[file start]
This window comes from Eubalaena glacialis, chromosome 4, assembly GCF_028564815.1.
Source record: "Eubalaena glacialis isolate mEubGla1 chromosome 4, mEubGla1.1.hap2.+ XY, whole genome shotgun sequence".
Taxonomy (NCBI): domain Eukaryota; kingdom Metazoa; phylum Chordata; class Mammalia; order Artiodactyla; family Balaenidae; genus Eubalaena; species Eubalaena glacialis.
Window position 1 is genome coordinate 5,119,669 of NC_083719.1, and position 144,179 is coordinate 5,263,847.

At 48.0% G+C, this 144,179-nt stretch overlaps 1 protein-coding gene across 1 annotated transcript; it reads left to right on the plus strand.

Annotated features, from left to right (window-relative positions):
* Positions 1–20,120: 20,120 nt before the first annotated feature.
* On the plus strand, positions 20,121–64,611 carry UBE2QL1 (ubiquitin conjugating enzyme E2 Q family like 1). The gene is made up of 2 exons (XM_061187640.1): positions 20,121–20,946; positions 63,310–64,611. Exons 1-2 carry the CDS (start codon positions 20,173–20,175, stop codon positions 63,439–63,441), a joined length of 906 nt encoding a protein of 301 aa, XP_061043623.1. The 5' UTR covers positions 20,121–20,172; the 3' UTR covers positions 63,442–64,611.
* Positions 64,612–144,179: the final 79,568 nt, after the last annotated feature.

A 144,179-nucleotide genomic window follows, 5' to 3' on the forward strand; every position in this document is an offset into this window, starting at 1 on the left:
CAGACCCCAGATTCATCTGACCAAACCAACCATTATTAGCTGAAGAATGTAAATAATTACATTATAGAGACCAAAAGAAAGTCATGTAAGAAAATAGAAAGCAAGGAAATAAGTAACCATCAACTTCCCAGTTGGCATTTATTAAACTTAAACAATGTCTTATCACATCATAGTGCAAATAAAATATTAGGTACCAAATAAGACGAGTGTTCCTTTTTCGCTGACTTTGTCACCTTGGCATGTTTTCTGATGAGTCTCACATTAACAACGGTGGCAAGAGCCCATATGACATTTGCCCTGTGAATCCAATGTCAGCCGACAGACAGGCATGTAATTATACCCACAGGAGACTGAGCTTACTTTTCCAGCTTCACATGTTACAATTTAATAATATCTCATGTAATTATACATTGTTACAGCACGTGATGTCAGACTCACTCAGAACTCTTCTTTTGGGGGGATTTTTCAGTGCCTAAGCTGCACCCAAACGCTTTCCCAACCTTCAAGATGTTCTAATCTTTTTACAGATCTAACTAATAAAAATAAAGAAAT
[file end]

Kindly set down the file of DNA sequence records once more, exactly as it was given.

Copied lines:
This window comes from Eubalaena glacialis, chromosome 4, assembly GCF_028564815.1.
Source record: "Eubalaena glacialis isolate mEubGla1 chromosome 4, mEubGla1.1.hap2.+ XY, whole genome shotgun sequence".
Taxonomy (NCBI): domain Eukaryota; kingdom Metazoa; phylum Chordata; class Mammalia; order Artiodactyla; family Balaenidae; genus Eubalaena; species Eubalaena glacialis.
Window position 1 is genome coordinate 5,119,669 of NC_083719.1, and position 144,179 is coordinate 5,263,847.

At 48.0% G+C, this 144,179-nt stretch overlaps 1 protein-coding gene across 1 annotated transcript; it reads left to right on the plus strand.

Annotated features, from left to right (window-relative positions):
* Positions 1–20,120: 20,120 nt before the first annotated feature.
* On the plus strand, positions 20,121–64,611 carry UBE2QL1 (ubiquitin conjugating enzyme E2 Q family like 1). The gene is made up of 2 exons (XM_061187640.1): positions 20,121–20,946; positions 63,310–64,611. Exons 1-2 carry the CDS (start codon positions 20,173–20,175, stop codon positions 63,439–63,441), a joined length of 906 nt encoding a protein of 301 aa, XP_061043623.1. The 5' UTR covers positions 20,121–20,172; the 3' UTR covers positions 63,442–64,611.
* Positions 64,612–144,179: the final 79,568 nt, after the last annotated feature.

A 144,179-nucleotide genomic window follows, 5' to 3' on the forward strand; every position in this document is an offset into this window, starting at 1 on the left:
CAGACCCCAGATTCATCTGACCAAACCAACCATTATTAGCTGAAGAATGTAAATAATTACATTATAGAGACCAAAAGAAAGTCATGTAAGAAAATAGAAAGCAAGGAAATAAGTAACCATCAACTTCCCAGTTGGCATTTATTAAACTTAAACAATGTCTTATCACATCATAGTGCAAATAAAATATTAGGTACCAAATAAGACGAGTGTTCCTTTTTCGCTGACTTTGTCACCTTGGCATGTTTTCTGATGAGTCTCACATTAACAACGGTGGCAAGAGCCCATATGACATTTGCCCTGTGAATCCAATGTCAGCCGACAGACAGGCATGTAATTATACCCACAGGAGACTGAGCTTACTTTTCCAGCTTCACATGTTACAATTTAATAATATCTCATGTAATTATACATTGTTACAGCACGTGATGTCAGACTCACTCAGAACTCTTCTTTTGGGGGGATTTTTCAGTGCCTAAGCTGCACCCAAACGCTTTCCCAACCTTCAAGATGTTCTAATCTTTTTACAGATCTAACTAATAAAAATAAAGAAAT